On arrival at Fort Carlton on 15 August, Morris met with the head chiefs of the Carlton Cree: Mistawasis (Big Child) and Ahtahkakoop (Star Blanket). The rest of the Cree assembled there three days later. Before negotiations began, the Cree performed a sacred pipe ceremony, in which the commissioners participated. Historians Arthur J. Ray, ‎Jim Miller and ‎Frank Tough have argued that this ceremony was significant to the Cree because it invited the Creator to provide guidance to the negotiators and to witness the treaty discussions. By participating, the leaders also took an oath to be truthful during the proceedings.

After the ceremony, Morris explained that the government sent him to Fort Carlton to create an agreement with the Cree that would endure “as long as that sun shines and yonder river flows.” In order to do so, however, he required all of the chiefs and community leaders in the area to be present.

On 19 August, Morris was presented with chiefs, but he noticed the absence of the Duck Lake band leaders. The band had instead sent a messenger to attend the negotiations. Morris then explained to the group that the Crown would create reserves for their people and would assist them in farming initiatives, without “interfer[ing] with their present mode of living.” Morris never explicitly discussed the concept of land cession. This might be because he thought it was obvious that signing the treaty relinquished Indigenous title to the land, or because he did not think that he and his translators could convey the message to them clearly.

Morris’ statement about reserves was immediately met with resistance by Pitikwahanapiwiyin (Poundmaker), a local leader who became a great chief in the 1880s. He resented the notion completely — how could the government give them land that they already possessed? Pitikwahanapiwiyin stated: “This is our land, it isn’t a piece of pemmican to be cut off and given in little pieces back to us. It is ours and we will take what we want.” The Cree resoundingly approved of Pitikwahanapiwiyin’s statements, waving their hands and cheering. Métis observer and translator, Peter Erasmus noted that Morris was shaken by the incident. However, Morris told the Cree that they would find themselves crowded by settlers unless they settled on reserves. The talks then adjourned, and the Indigenous leaders spoke in council for the next two days.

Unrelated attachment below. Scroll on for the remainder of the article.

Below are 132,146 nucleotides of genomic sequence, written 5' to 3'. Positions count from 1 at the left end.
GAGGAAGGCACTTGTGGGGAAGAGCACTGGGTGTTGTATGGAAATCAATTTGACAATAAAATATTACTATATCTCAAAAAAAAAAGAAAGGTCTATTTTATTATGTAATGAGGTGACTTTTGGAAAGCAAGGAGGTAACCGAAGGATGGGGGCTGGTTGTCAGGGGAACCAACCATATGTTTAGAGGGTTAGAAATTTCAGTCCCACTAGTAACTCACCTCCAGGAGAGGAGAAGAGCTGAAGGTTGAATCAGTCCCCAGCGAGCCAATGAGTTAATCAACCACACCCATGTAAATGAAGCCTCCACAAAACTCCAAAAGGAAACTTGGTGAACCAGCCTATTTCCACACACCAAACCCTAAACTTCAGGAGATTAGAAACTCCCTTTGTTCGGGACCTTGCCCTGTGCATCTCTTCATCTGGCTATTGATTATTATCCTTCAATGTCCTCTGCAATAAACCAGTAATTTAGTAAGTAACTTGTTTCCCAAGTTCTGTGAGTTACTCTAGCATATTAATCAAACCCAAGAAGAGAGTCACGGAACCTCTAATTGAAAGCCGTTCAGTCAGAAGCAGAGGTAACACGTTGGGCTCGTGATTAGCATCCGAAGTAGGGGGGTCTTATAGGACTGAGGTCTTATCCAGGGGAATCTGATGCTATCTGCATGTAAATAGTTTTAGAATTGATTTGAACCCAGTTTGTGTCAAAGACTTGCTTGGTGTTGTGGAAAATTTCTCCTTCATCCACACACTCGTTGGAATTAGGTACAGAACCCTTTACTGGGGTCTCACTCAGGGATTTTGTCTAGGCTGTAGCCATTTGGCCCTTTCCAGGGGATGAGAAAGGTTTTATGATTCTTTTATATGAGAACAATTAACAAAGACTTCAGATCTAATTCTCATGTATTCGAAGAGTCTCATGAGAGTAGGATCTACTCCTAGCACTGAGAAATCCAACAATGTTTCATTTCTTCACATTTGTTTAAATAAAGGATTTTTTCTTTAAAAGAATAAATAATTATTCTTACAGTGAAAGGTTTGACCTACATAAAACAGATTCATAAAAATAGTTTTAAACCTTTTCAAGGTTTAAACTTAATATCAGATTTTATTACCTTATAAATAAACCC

According to Erasmus, Mistawasis and Ahtukukoop essentially silenced Pitikwahanapiwiyin and other dissenters. They believed that their people would suffer if they did not negotiate a treaty with the federal government. The days of bison hunting were coming to an end, and the Cree needed help adjusting to new modes of life; the treaty provided them with that opportunity. Mistawasis asked Pitikwahanapiwiyin, “Have you anything better to offer our people?” Pitikwahanapiwiyin did not respond to that question directly, but held firm in his beliefs that the treaty terms were unfair and inadequate. Chiefs Ahtukukoop and Mistawasis held more influence in Cree political and social circles than Pitikwahanapiwiyin and, as a result, the other chiefs and leaders agreed that entering into a treaty with the Crown was the best option.